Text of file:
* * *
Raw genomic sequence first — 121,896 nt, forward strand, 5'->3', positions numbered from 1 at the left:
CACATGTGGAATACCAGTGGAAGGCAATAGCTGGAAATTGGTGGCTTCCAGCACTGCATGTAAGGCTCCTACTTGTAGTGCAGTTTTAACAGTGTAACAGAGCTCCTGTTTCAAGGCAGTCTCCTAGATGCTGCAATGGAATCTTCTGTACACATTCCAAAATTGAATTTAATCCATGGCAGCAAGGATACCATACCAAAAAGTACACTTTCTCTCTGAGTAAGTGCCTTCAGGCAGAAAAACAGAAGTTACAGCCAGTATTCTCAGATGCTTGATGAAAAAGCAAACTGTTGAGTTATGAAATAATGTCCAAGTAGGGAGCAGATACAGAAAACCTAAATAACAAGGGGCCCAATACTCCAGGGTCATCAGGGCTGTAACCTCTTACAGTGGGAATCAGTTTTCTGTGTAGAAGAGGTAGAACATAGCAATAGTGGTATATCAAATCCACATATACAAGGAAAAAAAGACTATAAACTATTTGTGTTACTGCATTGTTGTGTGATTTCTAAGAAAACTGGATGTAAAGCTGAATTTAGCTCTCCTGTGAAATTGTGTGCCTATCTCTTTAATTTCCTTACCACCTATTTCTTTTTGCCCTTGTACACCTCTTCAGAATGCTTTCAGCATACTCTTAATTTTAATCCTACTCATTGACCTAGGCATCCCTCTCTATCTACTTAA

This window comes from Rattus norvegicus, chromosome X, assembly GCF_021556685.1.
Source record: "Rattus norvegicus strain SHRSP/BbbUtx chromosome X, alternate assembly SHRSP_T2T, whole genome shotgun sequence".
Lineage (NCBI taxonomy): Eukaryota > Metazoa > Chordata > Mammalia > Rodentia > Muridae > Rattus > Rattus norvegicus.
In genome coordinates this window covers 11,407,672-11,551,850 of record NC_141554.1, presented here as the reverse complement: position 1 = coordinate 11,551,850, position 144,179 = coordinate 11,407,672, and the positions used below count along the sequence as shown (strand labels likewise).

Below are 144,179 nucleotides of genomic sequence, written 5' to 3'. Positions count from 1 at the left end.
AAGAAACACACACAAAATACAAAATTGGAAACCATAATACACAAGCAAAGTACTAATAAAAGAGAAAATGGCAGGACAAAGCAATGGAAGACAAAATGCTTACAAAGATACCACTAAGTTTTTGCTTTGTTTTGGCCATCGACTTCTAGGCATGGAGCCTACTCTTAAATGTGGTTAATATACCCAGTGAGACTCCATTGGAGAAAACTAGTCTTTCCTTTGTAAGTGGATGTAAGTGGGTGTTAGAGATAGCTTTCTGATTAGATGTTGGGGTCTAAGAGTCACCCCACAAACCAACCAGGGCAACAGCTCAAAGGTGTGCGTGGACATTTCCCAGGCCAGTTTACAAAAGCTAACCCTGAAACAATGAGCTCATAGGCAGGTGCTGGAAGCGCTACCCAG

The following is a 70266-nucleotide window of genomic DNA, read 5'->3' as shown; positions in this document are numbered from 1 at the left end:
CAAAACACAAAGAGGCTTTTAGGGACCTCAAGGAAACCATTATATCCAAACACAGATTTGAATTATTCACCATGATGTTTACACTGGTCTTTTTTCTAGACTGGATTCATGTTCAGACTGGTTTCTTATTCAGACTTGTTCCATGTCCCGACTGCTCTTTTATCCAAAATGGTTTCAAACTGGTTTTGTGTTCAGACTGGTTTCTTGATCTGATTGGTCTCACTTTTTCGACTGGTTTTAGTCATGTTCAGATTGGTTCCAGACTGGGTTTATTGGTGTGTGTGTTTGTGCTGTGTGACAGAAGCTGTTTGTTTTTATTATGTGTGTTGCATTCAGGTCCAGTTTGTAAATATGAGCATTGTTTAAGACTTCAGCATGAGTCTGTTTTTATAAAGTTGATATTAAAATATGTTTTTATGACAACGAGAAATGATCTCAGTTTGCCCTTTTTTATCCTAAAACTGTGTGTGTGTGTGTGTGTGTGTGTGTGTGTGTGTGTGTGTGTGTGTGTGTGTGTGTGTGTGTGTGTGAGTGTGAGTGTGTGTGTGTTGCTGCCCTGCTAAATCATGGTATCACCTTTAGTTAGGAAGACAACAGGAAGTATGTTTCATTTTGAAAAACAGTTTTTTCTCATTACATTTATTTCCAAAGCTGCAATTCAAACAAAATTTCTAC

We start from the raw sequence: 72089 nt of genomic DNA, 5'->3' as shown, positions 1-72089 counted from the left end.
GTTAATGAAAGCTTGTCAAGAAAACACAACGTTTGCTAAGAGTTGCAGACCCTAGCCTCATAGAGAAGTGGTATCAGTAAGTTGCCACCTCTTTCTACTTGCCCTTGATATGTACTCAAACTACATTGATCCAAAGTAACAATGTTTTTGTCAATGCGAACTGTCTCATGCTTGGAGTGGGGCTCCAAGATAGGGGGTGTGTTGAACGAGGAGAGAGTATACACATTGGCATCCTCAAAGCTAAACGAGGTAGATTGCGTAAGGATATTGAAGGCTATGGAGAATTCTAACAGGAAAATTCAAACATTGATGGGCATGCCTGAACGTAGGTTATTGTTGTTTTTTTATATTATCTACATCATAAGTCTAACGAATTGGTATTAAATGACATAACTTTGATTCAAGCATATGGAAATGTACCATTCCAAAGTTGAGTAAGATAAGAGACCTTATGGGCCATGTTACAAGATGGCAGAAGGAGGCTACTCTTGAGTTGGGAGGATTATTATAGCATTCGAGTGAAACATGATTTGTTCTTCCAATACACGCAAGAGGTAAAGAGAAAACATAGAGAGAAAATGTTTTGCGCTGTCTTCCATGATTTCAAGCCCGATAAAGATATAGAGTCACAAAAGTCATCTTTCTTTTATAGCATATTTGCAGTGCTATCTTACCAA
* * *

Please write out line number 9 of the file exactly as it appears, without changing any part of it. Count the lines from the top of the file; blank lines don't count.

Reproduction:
The following is a 70266-nucleotide window of genomic DNA, read 5'->3' as shown; positions in this document are numbered from 1 at the left end: